top of page

Dan Griffin: He's a 1der

Back in January 2020, after months of scans and consultations I learned I had Stage 4 lung cancer. I would far rather have been told I had won a three-week retreat to a landfill site with nothing to eat but maggot-infested roadkill and Fox News for company, but that wasn't to be. I had an incurable cancer in my l

ung. And I was dying. Still, things could have been worse.

Within a few weeks I was dozing-off on an operating table and waking sometime later missing a large chunk of lung. Fortunately, these are the days of quality anesthetic; so no half-bottle of whisky or having to chomp down on a stick. My recovery was fairly straightforward, but I will never forget my first post-op sneeze. It was an explosion of pain on a par with reading a book by Don Jnr, but I’ll leave that as an assumption as I think I’ve been through enough.

It wasn’t too long after my op that the pandemic swept the planet and everyone suddenly became an epidemiologist. The weather in my neck of the woods was particularly pleasant, so rather than lock myself away in my dingy little flat and stare at the walls all day, terrified at the possibility the virus may find its way in by surfing the back of a sheet of junk mail trying to sell me a pizza, I took off on daily motorcycle rides to explore the countryside and find rivers to sit next to, drink flasks of tea and contemplate how I would spend the rapidly dwindling remainder of this finite time called Life.

Prior to learning of all this ‘impending death’ lunacy I had been trying to develop an electric vehicle show in my home city of Bath. That was pretty much kyboshed by my diagnosis and having half a lung lopped-out. Oh, and a worldwide pandemic didn’t help much, either. Since everyone was shut-down, there was nothing particularly exciting for me to do on the project, and so I began to re-evaluate my life. I thought of the importance of friends and family, and of enjoying each day as a gift of something new and special. I decided to return to painting; something I had almost forgotten about in the years of being busy and hopping between financial minefields. I quickly realized this was a passion and a vocation that would remain a key focus for the rest of my days.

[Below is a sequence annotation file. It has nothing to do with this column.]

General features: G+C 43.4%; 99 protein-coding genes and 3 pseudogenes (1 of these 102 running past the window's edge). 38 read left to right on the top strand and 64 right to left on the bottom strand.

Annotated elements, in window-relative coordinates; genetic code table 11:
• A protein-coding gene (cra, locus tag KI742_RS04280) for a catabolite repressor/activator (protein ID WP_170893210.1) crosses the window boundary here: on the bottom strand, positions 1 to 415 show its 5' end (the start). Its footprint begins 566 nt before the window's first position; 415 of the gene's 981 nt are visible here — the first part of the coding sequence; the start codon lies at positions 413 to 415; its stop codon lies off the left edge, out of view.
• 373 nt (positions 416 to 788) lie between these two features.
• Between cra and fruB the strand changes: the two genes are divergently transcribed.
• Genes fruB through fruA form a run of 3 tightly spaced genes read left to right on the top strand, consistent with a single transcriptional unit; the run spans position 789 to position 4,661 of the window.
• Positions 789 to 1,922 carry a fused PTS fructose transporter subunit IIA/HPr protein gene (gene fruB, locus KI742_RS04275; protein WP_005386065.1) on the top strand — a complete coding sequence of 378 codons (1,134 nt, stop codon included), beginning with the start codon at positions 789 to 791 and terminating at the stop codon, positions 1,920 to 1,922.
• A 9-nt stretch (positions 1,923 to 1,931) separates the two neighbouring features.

As is often the case when one finally sees Death himself standing in the corner of the room sharpening his scythe and making tut-tut sounds as he looks at his watch and then shakes his head, one’s Bucket List swiftly gains increased prominence. It’s a bit like an old shelving unit with cupboards and a glass display case in which the light has just begun to burn a bit more brightly. You need to fill it with things, because you can look at it in your final moments; in place of regrets.

I decided to throw myself from a plane, and find out which of my ‘friends’ wanted to pay me to do it. Swings and roundabouts; they all did, but we raised a lot of money for Macmillan, which gave me so much joy as I could show my appreciation for all their support since my diagnosis. And I got to experience the abject terror of tumbling from a perfectly sound aircraft at 15,000 feet together with the ripsnorting exhilaration of a minute of free-fall, and the sense of achievement at the end when I could hold up a piece of paper and know that ‘I did that.’

I became an artist proper when I opened my first show in August of this year, and that was another item ticked-off the list. There are many more on it, including one to see the source of a key artistic inspiration: a volcano. But right now I am not allowed to go but it is for a good reason: it’s because I am fortunate to be on a new drug trial at the Royal Marsden in London, and fingers-crossed it will keep me alive for a little longer yet.

I would love for you to visit my website ( where you can learn more about my Oncological Odyssey and my hopes to stage another exhibition in 2022.

213 views0 comments


bottom of page